Although majoring in law, Pen Ocival was taking business courses in addition to her regular schedule of courses. The three years of specialization courses she’d taken in law had put her well ahead. She figured that she’d have most of an MBA by the time she graduated law school.
“We need some contracts written,” Sword Lina said.
“Don’t worry about that. You know what she’s like, she’s always a little intense.”
Cart Guang, Sword Lina, and Pen Ocival had all been assigned the same dorm during their tenth year. This was a critical year from a social and sexual development perspective. The friendships formed as dorm mates during this year lasted for a long time.
“I can’t wait to see her again. It’s been almost a year.”
Cart Guang turned the van down a street leading to a very rough neighborhood. The van immediately attracted attention from the people hanging out along the street, but once they saw who was driving it their interest quickly evaporated. It was like a wave that swelled as they approached and crested when they drove past with people leaning forward and then stepping back.
Shield Wong commented, “It kind of reminds me of jackals watching a lion walk past.”
“I hadn’t thought of it that way before, but now that you mention it...”
“Are they a problem?”
“Not any more,” Cart Guang answered. “Shield Arkady straightened things out right after we got here.”
As the van made its way down the streets, the houses continued to get in worse shape. They passed an apartment complex that looked as though it were in the middle of a war zone rather than a civilized country. Cart Guang slowed down to pull into the driveway of the one house that was an exception to all of those around it.
The house, for one thing, had all of its windows, boards, doors, and shingles. It was also freshly painted. However, the thing that immediately caught the attention of the average observer wasn’t so much the state of the house as much as the state of the yard. The yard had a real lawn with grass rather than weeds. There was a flowerbed with brightly colored flowers in it. Along the whole street, it was the most colorful property by far.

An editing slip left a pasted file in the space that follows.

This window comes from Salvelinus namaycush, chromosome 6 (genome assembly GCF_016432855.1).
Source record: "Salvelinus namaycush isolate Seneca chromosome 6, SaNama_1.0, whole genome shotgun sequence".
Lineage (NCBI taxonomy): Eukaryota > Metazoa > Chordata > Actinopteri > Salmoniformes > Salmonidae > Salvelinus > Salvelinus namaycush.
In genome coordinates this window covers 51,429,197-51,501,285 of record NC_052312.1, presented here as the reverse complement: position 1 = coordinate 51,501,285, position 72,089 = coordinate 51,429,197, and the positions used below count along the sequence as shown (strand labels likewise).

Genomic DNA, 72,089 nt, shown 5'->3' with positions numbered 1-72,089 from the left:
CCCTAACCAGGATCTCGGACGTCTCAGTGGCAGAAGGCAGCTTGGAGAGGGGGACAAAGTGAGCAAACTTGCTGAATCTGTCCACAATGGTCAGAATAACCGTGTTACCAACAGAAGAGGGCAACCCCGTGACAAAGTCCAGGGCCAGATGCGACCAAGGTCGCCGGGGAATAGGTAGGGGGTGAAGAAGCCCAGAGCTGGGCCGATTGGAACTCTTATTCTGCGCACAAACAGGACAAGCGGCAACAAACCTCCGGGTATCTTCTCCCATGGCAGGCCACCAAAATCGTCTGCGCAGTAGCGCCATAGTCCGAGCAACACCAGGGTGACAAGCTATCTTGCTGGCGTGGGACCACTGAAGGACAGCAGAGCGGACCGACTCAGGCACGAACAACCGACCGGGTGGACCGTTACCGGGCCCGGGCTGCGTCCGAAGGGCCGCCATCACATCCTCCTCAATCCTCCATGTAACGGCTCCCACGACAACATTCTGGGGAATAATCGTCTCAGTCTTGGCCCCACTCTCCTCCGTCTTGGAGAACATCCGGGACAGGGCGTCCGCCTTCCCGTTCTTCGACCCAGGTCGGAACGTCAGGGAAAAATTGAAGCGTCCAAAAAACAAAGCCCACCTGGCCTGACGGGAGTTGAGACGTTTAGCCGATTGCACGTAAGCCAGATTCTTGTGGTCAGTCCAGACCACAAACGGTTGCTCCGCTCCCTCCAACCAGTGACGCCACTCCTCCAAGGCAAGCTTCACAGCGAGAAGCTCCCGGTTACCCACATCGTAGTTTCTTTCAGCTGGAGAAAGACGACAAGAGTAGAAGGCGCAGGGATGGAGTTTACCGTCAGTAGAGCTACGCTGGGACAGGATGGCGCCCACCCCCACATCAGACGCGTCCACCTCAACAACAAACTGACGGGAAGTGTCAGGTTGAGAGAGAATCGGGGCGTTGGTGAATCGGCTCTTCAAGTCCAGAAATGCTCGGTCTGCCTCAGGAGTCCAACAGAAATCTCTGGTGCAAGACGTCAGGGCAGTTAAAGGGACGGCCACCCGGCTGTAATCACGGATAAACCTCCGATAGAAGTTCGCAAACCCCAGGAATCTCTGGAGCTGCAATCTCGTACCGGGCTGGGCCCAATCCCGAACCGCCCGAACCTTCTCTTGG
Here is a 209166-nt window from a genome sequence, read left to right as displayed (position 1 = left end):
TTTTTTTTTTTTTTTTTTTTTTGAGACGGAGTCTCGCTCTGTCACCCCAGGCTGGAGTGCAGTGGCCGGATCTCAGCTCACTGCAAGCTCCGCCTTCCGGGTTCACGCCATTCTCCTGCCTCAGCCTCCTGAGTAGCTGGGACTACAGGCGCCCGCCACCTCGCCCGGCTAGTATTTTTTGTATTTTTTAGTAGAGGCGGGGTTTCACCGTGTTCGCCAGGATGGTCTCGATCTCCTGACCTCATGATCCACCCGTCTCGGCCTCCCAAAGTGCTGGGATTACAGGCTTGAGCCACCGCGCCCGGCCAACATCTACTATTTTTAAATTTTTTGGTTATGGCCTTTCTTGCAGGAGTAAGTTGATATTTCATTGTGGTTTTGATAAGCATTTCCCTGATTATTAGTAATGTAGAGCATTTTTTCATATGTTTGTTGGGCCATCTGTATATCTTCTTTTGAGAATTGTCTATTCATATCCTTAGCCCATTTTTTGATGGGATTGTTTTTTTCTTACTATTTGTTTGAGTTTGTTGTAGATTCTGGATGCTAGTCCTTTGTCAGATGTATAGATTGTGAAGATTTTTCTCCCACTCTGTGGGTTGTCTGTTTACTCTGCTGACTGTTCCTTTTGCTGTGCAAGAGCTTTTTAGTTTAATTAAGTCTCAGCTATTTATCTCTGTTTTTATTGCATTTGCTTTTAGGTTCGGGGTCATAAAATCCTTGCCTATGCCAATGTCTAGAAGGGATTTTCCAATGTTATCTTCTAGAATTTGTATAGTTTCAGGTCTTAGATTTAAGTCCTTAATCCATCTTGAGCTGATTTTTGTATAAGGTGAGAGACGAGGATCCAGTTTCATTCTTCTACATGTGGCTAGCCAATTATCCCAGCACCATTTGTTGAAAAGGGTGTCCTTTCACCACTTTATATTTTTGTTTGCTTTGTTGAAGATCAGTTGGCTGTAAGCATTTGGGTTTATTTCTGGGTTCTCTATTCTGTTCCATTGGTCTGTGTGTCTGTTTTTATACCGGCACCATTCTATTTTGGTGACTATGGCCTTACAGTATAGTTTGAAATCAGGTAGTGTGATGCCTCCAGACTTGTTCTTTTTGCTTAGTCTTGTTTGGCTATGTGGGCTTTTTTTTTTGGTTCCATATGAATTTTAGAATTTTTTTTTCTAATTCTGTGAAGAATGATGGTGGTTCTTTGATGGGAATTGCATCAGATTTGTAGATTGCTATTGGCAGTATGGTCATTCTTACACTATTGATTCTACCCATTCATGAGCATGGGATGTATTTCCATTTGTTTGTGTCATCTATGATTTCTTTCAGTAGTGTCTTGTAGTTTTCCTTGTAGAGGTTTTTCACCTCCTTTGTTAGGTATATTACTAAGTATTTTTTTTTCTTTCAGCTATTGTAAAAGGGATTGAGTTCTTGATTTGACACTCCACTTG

“Who did the gardening?”
“He did a nice job.”
“He enjoys gardening. He says that it relaxes him,” Cart Guang said.
“Who stands guard while he’s working on the yard?”
“We all have to stand guard,” Cart Guang said.
“That sounds like Shield Arkady,” Shield Wong said with a smile.
Hearth Asif said, “It sounds like every Shield I’ve ever met. Come to think of it, I know every Shield.”
“We do tend to be a little cautious,” Shield Wong said.
“I’ve heard the word paranoid used when describing Shield,” Cart Guang said.
“Who fixed up the house?” Sword Lina asked.
“Hearth Maria and I did the outside.”
“You did a nice job,” she said.
“Thanks. Pen Ocival did the inside.”
Cart Guang parked the van behind their regular car. Shield Wong was the first out of the car and took a defensive position. Normally it would be a Sword who would exit first with the Shield covering the currently occupied position, but moving out first was a problem for Sword Lina. She could swing her body up easier than she could let it down. Coming down, it was too easy to land on her legs, which she couldn’t control, in a way that would break one of them. As a result, it always took her more time to get out of a vehicle than it did to get into it.
Watching her struggle, Shield Wong asked, “What are you going to do about that?”
“I’m going to start using braces. I can lock them straight and ease my way down,” Sword Lina answered.
She was already working the Armorer to incorporate braces inside her armor. The weight was a problem so far.
“Why aren’t you using them now?”
“Because there are a thousand other things that I have to relearn to do once I start using them. Once I figure out how to use them, I’ll retest on the obstacle course. Maybe I can do better than adequate on it.”
“You are hoping that you’ll actually get to go out in the field? You just barely qualified with a rating of adequate in survival skills. I don’t think there are many who would be happy if you went into the field,” he said with a look of concern.
“I’m already out in the field, and nobody is unhappy about that.”
“You’re here as a negotiator. That’s a big difference from Sword on the battle field.”
“I have a two weeks to improve my urban warfare rating,” she said.
“Urban? I thought the kidnappers took the victim into the jungle.”
Sword Lina said, “They do, but they have an infrastructure in the city. If we’re going to take them down, we need to know who’s who. The big boys are going to be in the city. I plan to find them.”
“It might work,” Shield Wong said thoughtfully. “Everybody overlooks a cripple.”
Edited By TeNderLoin